Most people, who are quasi-into this stuff, are familiar with voltage differencing op-amps, such as the LM741 or LM340. These op-amps take the difference of the input voltages (i.e. the non-inverting voltage minus the inverting voltage) and multiply that by the open loop gain of the op-amp. The LM3900 is a “current differencing” op-amp (also called a “Norton Amp”). So, to answer Dharz’ question, no, the LM741 will not work in this circuit. The circuit, however, can be modified to work with the LM741 – check out page 9 (2.3 Summing) in the following PDF: http://www.eng.yale.edu/ee-labs/morse/compo/sloa058.pdf

      • Which one is better for a car audio application. The current diff amp or the voltage diff amp, or maybe something else all together.
        Thx

    12. …A Norton amp takes the difference of the current on the input and multiplies that by the open-loop gain. Thus, by connecting a resistor between the non-inverting input and the positive supply line (lets call that Rb) and then connecting another resistor, at half the value of Rb, from the output to the inverting input (lets call that Rf), the output is set to half the supply voltage. This happens because the output voltage rises until the current flowing into the inverting input is equal to the current flowing into the non-inverting input, which occurs when the voltage on the output is at ½ the supply voltage, because Rf is half the resistance of Rb and thus it takes half as much voltage to cause the same current to flow.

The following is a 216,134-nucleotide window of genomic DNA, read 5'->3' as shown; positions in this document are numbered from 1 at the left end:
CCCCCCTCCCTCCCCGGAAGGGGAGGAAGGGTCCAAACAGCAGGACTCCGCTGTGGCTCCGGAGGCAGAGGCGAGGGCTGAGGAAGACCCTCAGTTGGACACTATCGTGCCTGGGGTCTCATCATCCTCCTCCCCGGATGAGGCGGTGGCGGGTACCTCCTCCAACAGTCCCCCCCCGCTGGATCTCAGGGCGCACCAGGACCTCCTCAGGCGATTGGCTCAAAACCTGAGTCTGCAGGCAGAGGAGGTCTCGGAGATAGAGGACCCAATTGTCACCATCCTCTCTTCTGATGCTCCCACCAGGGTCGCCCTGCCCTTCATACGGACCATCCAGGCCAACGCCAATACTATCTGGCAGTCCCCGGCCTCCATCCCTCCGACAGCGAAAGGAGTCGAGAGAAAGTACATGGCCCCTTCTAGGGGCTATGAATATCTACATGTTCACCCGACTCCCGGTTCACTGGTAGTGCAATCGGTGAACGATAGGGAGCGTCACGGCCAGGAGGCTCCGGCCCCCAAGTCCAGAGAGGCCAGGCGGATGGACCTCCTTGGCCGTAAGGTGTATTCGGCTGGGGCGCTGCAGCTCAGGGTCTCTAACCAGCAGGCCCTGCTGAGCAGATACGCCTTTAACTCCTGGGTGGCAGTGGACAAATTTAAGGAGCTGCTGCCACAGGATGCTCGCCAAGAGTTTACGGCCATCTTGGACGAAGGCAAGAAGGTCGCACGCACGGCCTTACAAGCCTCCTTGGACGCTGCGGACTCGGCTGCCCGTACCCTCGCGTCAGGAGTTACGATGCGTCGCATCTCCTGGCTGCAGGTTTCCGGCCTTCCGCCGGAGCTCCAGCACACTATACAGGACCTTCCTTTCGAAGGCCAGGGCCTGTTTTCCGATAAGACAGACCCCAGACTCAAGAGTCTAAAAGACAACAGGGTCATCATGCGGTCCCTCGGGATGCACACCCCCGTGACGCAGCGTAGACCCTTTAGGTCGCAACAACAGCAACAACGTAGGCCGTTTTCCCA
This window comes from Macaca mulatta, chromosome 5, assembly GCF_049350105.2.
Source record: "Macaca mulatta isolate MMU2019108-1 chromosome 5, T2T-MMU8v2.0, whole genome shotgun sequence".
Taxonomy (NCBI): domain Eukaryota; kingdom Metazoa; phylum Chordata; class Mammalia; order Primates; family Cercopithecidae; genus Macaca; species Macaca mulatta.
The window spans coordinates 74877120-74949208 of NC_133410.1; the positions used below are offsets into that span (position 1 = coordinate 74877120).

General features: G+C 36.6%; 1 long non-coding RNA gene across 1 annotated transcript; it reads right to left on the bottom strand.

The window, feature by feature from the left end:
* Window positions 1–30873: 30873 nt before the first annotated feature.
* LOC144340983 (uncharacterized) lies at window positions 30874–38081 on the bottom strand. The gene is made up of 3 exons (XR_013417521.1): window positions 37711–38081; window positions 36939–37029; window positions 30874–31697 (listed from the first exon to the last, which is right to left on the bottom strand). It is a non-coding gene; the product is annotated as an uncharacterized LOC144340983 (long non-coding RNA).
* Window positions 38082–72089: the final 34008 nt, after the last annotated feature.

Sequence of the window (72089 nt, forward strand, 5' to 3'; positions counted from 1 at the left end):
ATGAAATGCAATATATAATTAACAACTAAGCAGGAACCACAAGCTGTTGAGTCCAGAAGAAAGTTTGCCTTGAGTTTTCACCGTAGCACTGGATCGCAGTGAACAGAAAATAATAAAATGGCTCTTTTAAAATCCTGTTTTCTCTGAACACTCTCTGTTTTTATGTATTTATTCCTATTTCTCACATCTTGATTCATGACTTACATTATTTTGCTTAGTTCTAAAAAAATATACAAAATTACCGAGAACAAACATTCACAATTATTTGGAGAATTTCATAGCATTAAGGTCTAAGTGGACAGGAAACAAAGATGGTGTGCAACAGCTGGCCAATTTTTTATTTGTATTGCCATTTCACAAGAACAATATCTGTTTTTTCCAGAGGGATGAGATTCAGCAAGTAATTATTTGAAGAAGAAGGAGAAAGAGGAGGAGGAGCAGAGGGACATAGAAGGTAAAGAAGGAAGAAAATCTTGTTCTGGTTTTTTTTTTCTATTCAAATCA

This refutes Gito who claimed that Rb should be ½ the value of Rf (in which case, the op-amp output would need to rise to twice the supply voltage to cause an equal current to flow through Rf – clearly this is impossible, so the output will only rise as high as it is capable, which would be slightly less than the supply voltage (in other words it would be driven to the positive rail and stay there, as most of the signal levels that would be applied to the input, would not even come close to being able to drive the output below the positive rail, and even if there were such a remarkably high input level, the output signal would be SERIOUSLY clipped.